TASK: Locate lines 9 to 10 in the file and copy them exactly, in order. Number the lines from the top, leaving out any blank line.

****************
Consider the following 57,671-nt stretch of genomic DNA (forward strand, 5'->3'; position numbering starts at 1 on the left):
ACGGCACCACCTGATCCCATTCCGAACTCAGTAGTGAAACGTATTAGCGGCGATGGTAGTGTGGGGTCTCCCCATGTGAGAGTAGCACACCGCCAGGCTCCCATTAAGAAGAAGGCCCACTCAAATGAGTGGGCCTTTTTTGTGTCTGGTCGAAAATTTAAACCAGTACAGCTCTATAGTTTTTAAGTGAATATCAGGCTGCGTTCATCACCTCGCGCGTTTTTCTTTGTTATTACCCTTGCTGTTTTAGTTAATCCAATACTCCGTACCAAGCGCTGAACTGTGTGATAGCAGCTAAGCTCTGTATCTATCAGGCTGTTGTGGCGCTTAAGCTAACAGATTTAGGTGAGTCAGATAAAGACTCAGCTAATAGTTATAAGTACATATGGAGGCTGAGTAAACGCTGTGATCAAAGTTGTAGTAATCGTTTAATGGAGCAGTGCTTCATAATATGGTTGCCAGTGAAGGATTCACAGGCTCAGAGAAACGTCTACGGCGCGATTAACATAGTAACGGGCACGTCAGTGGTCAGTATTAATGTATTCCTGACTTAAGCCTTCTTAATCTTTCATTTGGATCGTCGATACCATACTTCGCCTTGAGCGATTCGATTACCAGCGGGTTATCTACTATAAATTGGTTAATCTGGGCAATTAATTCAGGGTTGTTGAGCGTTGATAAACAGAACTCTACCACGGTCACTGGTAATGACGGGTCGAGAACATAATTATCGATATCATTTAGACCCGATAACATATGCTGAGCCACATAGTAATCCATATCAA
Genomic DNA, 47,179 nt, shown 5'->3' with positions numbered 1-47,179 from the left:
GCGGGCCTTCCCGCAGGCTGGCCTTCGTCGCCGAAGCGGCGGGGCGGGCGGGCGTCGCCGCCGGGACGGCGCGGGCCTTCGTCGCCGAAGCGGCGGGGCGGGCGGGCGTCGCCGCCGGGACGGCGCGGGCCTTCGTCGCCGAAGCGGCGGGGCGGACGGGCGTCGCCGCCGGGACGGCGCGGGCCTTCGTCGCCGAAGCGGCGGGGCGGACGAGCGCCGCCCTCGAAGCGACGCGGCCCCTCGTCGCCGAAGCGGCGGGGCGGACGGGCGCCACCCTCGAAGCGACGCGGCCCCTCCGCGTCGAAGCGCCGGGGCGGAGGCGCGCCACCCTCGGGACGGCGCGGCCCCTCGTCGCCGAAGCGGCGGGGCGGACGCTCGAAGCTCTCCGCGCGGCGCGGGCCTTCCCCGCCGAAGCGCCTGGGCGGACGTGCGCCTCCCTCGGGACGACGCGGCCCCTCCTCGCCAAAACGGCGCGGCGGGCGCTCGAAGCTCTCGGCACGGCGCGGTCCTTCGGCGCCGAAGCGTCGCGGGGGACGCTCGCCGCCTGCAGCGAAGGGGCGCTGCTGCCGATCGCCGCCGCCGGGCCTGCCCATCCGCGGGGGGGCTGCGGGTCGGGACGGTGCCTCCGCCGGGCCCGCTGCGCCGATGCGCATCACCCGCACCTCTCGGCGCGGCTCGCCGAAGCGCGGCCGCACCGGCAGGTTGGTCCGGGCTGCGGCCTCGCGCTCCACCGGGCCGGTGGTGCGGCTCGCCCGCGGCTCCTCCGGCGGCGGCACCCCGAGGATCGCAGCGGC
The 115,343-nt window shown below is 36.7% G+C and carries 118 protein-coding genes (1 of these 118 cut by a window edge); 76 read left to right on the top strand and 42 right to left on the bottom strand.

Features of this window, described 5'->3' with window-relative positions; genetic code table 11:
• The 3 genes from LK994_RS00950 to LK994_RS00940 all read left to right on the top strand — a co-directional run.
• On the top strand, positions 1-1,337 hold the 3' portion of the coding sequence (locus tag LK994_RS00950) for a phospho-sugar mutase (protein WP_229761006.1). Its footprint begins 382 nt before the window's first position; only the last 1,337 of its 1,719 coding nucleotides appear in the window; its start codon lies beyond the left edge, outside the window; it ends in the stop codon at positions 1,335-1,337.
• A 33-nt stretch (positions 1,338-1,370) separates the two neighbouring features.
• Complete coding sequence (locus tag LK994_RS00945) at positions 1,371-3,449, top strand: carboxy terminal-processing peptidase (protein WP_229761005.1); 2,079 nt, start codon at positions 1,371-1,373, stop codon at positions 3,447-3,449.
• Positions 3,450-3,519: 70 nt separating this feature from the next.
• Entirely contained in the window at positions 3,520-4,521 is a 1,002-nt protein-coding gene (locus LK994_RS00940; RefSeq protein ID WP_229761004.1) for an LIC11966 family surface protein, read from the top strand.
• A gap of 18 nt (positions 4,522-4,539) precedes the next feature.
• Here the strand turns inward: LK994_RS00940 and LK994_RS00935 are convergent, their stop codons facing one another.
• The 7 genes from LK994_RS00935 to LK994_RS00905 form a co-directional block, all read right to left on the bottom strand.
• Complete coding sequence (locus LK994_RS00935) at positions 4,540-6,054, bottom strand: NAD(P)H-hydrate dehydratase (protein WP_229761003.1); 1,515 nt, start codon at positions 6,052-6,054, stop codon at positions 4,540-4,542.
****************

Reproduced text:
• A 33-nt stretch (positions 1,338-1,370) separates the two neighbouring features.
• Complete coding sequence (locus tag LK994_RS00945) at positions 1,371-3,449, top strand: carboxy terminal-processing peptidase (protein WP_229761005.1); 2,079 nt, start codon at positions 1,371-1,373, stop codon at positions 3,447-3,449.